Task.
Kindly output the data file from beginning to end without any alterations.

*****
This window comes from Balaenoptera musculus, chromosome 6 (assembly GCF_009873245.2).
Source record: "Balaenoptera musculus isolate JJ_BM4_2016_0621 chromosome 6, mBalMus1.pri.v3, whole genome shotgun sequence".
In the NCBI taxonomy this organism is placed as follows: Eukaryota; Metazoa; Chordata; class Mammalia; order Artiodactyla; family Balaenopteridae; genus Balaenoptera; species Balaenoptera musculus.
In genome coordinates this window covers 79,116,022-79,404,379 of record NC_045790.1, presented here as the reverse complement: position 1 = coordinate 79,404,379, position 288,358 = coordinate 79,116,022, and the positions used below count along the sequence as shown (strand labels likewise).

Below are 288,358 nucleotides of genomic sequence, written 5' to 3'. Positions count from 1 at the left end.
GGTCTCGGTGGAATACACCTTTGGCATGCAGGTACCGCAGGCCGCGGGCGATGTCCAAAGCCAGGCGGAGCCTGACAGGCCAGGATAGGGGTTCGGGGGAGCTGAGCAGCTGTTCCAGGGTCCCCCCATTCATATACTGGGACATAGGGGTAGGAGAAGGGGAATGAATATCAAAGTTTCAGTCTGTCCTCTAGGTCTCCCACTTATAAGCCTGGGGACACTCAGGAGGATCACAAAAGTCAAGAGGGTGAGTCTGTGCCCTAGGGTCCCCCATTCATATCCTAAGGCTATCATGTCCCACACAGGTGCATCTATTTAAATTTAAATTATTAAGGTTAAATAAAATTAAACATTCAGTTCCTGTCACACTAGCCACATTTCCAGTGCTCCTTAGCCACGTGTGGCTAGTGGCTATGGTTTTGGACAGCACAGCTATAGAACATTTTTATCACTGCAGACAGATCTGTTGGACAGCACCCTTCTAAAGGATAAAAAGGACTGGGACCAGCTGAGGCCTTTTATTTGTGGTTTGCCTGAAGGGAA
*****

This window comes from Balaenoptera musculus, chromosome 6 (assembly GCF_009873245.2).
Source record: "Balaenoptera musculus isolate JJ_BM4_2016_0621 chromosome 6, mBalMus1.pri.v3, whole genome shotgun sequence".
In the NCBI taxonomy this organism is placed as follows: Eukaryota; Metazoa; Chordata; class Mammalia; order Artiodactyla; family Balaenopteridae; genus Balaenoptera; species Balaenoptera musculus.
In genome coordinates this window covers 79,116,022-79,404,379 of record NC_045790.1, presented here as the reverse complement: position 1 = coordinate 79,404,379, position 288,358 = coordinate 79,116,022, and the positions used below count along the sequence as shown (strand labels likewise).

Below are 288,358 nucleotides of genomic sequence, written 5' to 3'. Positions count from 1 at the left end.
GGTCTCGGTGGAATACACCTTTGGCATGCAGGTACCGCAGGCCGCGGGCGATGTCCAAAGCCAGGCGGAGCCTGACAGGCCAGGATAGGGGTTCGGGGGAGCTGAGCAGCTGTTCCAGGGTCCCCCCATTCATATACTGGGACATAGGGGTAGGAGAAGGGGAATGAATATCAAAGTTTCAGTCTGTCCTCTAGGTCTCCCACTTATAAGCCTGGGGACACTCAGGAGGATCACAAAAGTCAAGAGGGTGAGTCTGTGCCCTAGGGTCCCCCATTCATATCCTAAGGCTATCATGTCCCACACAGGTGCATCTATTTAAATTTAAATTATTAAGGTTAAATAAAATTAAACATTCAGTTCCTGTCACACTAGCCACATTTCCAGTGCTCCTTAGCCACGTGTGGCTAGTGGCTATGGTTTTGGACAGCACAGCTATAGAACATTTTTATCACTGCAGACAGATCTGTTGGACAGCACCCTTCTAAAGGATAAAAAGGACTGGGACCAGCTGAGGCCTTTTATTTGTGGTTTGCCTGAAGGGAA